by Melody F. Lin
Pilates Mat Class at The Art of Control Pilates Studio in Purchase College
Watching professional athletes, it’s easy to marvel at their strength and grace, and wonder about the key to their success. That key, it often turns out, is Pilates.
Professional Golfer Rich Beem credits his Pilates training as one of the main reasons he was able to win the 2002 PGA Championship. “I really just focused in on tightening up my abdominal muscles,” Beem notes. “I know it sounds kind of crazy, but when I did that, I was able to take the pressure out of my arms and shoulders, and I was able to make a pretty free stroke.” Beem also credits Pilates with helping him to become “much better looking” and seem taller. “I’m now so stretched out and have such great posture that I look and feel like a different person,” says Beem.
Echoing Beem’s enthusiasm, Pro Golfer Rocco Mediate says “[Pilates] keeps me loose, keeps me fresh, keeps me strong.” Athletes from several other sports also report using Pilates to improve their games, including MLB pitcher Curt Schilling, NBA point guard Jason Kidd, NHL defenseman Carlo Colaiacovo and NFL offensive guard Ruben Brown.
This unique conditioning system was created by Joseph Pilates, who originally named his method the Art of Contrology. Pilates strengthens all muscles of the body, with a special focus on the core musculature. Pilates begins by strengthening the abdomen, lower back and hips, making the torso the power center of the body and allowing the rest of the body to move more freely. Pilates balances out strengthening with stretching, while also integrating mind-body awareness.
Unlike some other exercise trends, Pilates is here to stay. As of January 2007, more than 12 million Americans were reportedly practicing Pilates—a 605% increase since 2001. One reason for its popularity is that Pilates produces fast results, lengthening and strengthening muscles without adding bulk. As Joseph Pilates always said, “In 10 sessions, you feel a difference. In 20 sessions, you will see a difference. In 30 sessions, you will have a whole new body.”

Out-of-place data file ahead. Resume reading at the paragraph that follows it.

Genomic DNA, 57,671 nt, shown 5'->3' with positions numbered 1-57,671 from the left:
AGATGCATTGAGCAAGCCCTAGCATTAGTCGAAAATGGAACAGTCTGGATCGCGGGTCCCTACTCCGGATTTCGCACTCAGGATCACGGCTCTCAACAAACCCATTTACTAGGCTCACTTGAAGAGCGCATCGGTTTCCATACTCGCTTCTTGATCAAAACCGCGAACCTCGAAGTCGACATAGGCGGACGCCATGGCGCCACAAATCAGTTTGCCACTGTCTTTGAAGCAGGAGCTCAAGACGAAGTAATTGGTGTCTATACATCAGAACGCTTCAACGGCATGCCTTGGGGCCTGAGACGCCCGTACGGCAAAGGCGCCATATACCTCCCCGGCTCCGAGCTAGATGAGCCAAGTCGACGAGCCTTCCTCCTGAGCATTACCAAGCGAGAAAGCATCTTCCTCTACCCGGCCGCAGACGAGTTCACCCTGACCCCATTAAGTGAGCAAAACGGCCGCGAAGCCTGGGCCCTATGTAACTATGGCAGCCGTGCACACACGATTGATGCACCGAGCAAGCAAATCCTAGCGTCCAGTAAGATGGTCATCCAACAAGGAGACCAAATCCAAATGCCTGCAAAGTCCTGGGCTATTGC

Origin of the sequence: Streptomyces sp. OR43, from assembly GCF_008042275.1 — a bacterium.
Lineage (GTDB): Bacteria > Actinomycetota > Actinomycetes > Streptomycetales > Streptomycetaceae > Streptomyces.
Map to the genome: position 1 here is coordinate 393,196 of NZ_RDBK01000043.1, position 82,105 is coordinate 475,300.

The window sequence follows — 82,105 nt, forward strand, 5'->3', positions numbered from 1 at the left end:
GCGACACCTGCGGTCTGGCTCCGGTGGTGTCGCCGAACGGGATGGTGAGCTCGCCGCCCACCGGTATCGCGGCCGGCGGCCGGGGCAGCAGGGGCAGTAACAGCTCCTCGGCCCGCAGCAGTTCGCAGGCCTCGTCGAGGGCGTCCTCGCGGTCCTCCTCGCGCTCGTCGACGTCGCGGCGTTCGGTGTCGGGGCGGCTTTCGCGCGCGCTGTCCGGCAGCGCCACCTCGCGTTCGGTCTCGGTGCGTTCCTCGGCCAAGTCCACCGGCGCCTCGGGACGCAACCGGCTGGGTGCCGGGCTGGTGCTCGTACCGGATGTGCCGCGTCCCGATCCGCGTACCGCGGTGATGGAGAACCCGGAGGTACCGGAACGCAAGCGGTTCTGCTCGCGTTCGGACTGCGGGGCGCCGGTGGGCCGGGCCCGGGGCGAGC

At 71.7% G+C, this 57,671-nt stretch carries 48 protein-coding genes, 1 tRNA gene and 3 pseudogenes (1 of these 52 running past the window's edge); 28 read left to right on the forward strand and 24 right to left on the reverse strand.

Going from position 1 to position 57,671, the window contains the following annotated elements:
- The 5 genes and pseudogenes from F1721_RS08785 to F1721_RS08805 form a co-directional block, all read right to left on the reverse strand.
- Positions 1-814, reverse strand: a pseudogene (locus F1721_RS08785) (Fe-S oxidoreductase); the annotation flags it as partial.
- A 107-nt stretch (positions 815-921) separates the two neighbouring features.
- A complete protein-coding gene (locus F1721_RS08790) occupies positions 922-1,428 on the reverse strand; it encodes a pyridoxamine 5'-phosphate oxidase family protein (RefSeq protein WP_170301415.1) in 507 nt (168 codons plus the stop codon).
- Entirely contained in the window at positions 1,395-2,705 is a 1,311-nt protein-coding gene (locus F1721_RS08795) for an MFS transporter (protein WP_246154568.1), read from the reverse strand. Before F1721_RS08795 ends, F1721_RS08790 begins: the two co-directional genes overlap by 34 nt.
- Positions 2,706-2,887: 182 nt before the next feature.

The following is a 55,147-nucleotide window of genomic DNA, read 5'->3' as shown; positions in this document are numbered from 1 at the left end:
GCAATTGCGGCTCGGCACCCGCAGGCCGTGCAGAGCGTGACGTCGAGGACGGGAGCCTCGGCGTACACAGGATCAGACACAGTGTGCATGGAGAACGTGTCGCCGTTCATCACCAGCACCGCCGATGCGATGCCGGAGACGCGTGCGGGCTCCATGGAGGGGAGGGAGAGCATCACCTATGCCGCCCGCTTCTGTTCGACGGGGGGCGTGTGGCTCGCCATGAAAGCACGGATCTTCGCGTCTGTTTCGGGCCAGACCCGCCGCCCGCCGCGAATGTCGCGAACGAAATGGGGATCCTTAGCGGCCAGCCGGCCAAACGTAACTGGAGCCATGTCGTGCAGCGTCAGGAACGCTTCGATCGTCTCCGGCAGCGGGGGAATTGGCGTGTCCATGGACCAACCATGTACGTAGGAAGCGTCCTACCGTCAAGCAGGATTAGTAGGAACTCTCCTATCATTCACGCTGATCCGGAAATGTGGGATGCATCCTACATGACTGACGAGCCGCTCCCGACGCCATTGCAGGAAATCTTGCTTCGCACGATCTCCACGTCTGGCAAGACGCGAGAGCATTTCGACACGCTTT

Greater Strength from the Inside Out
Generally speaking, many people tend to work on strengthening their bodies through weight training, thus conditioning the body from the outside in. As a result, men especially can have limited flexibility, weak core musculature and poor postural strength. The remedy can be found in the six basic principles of the Pilates Method: Precision, Centering, Breathing, Concentration, Fluid Movement and Control.
For example, cross-training golf with Pilates is a better match than one might initially believe. Every golfer knows that the key to a successful golf swing is balance. Unfortunately, golfers constantly torque their bodies throughout the game as they twist for a drive, lean for a ball or squat to measure out a putt. As these motions are repeated throughout a course of 18 holes, the same group of muscles is in constant use, thus wearing them out and causing overall imbalance. Such imbalance in the body can easily cause myriad health issues, including knee, hip and back pain—issues that could seriously affect one’s golf game.
Many pro golfers therefore use Pilates to strengthen their core muscles and increase their overall range of motion. In addition, greater back strength through Pilates training creates symmetry in the body and improves balance, reducing the risk of strain and injury and improving performance.
Power Up Your Game
Those looking to hit the golf course, tennis court, soccer field or basketball court this summer might try Pilates to improve physical conditioning and bring out their best. The Art of Control Pilates Studio in Purchase College, New York, offers instruction under Master Trainer Simona Cipriani, who trained directly with a disciple of Joseph Pilates. Cipriani, who has taught Pilates for the last 15 years, says she always welcomes new students.
To learn more about Pilates, visit artofcontrol.com or call 914.251.7842. Gift certificates available for Father’s Day.
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